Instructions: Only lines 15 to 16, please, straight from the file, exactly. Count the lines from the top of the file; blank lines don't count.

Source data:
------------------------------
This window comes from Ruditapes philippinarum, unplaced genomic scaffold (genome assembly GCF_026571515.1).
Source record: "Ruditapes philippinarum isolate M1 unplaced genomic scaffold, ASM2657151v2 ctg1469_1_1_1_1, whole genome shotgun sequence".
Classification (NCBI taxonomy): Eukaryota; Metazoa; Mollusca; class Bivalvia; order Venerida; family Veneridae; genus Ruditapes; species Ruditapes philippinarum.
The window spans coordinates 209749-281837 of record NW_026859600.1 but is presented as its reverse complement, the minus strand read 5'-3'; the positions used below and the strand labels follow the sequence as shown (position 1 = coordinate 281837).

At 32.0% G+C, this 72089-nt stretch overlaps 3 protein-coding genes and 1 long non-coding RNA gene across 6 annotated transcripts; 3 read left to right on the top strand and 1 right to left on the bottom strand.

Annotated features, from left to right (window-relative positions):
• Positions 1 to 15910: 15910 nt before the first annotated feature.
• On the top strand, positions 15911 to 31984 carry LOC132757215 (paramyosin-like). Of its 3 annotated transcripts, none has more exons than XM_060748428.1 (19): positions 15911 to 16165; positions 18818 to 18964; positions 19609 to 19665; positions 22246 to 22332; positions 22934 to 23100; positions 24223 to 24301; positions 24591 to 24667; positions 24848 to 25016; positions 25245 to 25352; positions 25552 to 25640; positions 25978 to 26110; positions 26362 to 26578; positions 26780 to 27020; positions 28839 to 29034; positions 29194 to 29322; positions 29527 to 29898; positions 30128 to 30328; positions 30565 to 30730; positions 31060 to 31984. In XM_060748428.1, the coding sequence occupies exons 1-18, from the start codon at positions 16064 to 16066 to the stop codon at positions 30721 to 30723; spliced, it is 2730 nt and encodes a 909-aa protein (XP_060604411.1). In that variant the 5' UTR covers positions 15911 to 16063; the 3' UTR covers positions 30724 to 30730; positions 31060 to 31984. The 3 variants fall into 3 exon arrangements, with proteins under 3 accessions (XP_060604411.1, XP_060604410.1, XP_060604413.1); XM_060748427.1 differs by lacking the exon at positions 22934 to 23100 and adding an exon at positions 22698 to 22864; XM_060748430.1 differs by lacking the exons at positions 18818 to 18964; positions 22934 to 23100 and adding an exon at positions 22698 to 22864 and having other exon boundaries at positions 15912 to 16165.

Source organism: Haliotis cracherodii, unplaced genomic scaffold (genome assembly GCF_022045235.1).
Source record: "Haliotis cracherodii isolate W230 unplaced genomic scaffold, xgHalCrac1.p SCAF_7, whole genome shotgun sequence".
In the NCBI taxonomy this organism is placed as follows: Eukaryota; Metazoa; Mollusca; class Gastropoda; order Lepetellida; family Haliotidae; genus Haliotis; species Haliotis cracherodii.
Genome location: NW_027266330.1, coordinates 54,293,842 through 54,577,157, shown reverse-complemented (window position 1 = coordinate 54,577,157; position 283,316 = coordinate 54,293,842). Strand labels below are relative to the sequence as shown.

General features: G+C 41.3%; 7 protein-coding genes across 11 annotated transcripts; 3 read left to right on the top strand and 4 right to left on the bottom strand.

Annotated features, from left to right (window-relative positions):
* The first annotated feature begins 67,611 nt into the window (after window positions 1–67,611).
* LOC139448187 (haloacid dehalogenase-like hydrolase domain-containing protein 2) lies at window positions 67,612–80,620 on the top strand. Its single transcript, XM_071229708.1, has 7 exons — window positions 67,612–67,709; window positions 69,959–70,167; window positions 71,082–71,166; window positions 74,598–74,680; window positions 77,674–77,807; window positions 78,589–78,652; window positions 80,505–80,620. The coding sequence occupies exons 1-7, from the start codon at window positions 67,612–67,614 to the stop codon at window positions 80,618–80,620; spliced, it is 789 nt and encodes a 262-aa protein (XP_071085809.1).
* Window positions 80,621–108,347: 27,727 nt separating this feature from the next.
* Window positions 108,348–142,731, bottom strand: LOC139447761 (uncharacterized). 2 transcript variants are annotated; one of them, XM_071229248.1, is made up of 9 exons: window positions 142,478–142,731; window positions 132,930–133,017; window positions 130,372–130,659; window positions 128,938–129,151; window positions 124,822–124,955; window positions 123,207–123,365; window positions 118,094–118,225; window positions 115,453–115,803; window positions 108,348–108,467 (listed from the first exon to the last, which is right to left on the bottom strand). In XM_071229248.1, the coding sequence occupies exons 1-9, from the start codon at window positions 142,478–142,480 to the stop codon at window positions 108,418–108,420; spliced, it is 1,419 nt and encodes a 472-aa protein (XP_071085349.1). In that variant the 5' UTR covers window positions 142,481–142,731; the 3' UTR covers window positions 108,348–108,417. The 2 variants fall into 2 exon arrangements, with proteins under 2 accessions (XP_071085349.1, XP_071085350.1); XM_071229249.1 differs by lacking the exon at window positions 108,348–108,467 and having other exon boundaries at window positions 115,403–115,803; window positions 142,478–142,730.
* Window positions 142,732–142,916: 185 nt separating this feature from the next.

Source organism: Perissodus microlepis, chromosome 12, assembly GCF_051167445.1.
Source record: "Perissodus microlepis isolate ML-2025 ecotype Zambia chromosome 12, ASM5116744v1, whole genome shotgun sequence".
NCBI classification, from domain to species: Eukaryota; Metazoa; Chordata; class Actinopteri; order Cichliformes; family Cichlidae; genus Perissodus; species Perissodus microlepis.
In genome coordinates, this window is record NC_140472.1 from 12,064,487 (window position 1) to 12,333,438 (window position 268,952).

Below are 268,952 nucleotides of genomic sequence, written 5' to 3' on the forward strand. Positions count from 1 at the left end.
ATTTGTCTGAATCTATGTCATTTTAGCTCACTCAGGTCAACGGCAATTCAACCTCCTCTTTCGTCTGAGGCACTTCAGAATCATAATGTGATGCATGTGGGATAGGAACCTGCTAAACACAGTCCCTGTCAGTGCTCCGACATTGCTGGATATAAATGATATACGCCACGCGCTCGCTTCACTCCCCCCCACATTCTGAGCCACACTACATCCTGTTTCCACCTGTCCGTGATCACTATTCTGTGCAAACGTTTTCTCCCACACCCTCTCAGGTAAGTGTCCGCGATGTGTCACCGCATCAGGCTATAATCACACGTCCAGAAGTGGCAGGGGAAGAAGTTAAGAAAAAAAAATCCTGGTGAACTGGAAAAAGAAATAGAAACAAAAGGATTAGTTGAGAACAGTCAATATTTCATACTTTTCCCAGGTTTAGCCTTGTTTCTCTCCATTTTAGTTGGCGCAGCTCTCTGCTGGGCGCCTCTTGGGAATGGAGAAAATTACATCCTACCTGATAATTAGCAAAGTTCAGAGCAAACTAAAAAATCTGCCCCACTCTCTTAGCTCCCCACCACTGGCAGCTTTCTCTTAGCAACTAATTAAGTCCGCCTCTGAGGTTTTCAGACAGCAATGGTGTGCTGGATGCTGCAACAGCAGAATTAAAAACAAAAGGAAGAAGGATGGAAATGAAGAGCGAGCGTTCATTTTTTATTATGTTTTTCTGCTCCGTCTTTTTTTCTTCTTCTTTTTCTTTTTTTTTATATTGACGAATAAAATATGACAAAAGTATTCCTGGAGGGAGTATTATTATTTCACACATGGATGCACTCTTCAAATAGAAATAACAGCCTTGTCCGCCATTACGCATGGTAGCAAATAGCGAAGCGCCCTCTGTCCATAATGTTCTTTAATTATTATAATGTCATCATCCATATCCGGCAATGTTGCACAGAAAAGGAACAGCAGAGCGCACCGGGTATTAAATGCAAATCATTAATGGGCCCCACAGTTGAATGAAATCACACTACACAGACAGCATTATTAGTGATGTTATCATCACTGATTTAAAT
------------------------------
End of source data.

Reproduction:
* The first annotated feature begins 67,611 nt into the window (after window positions 1–67,611).
* LOC139448187 (haloacid dehalogenase-like hydrolase domain-containing protein 2) lies at window positions 67,612–80,620 on the top strand. Its single transcript, XM_071229708.1, has 7 exons — window positions 67,612–67,709; window positions 69,959–70,167; window positions 71,082–71,166; window positions 74,598–74,680; window positions 77,674–77,807; window positions 78,589–78,652; window positions 80,505–80,620. The coding sequence occupies exons 1-7, from the start codon at window positions 67,612–67,614 to the stop codon at window positions 80,618–80,620; spliced, it is 789 nt and encodes a 262-aa protein (XP_071085809.1).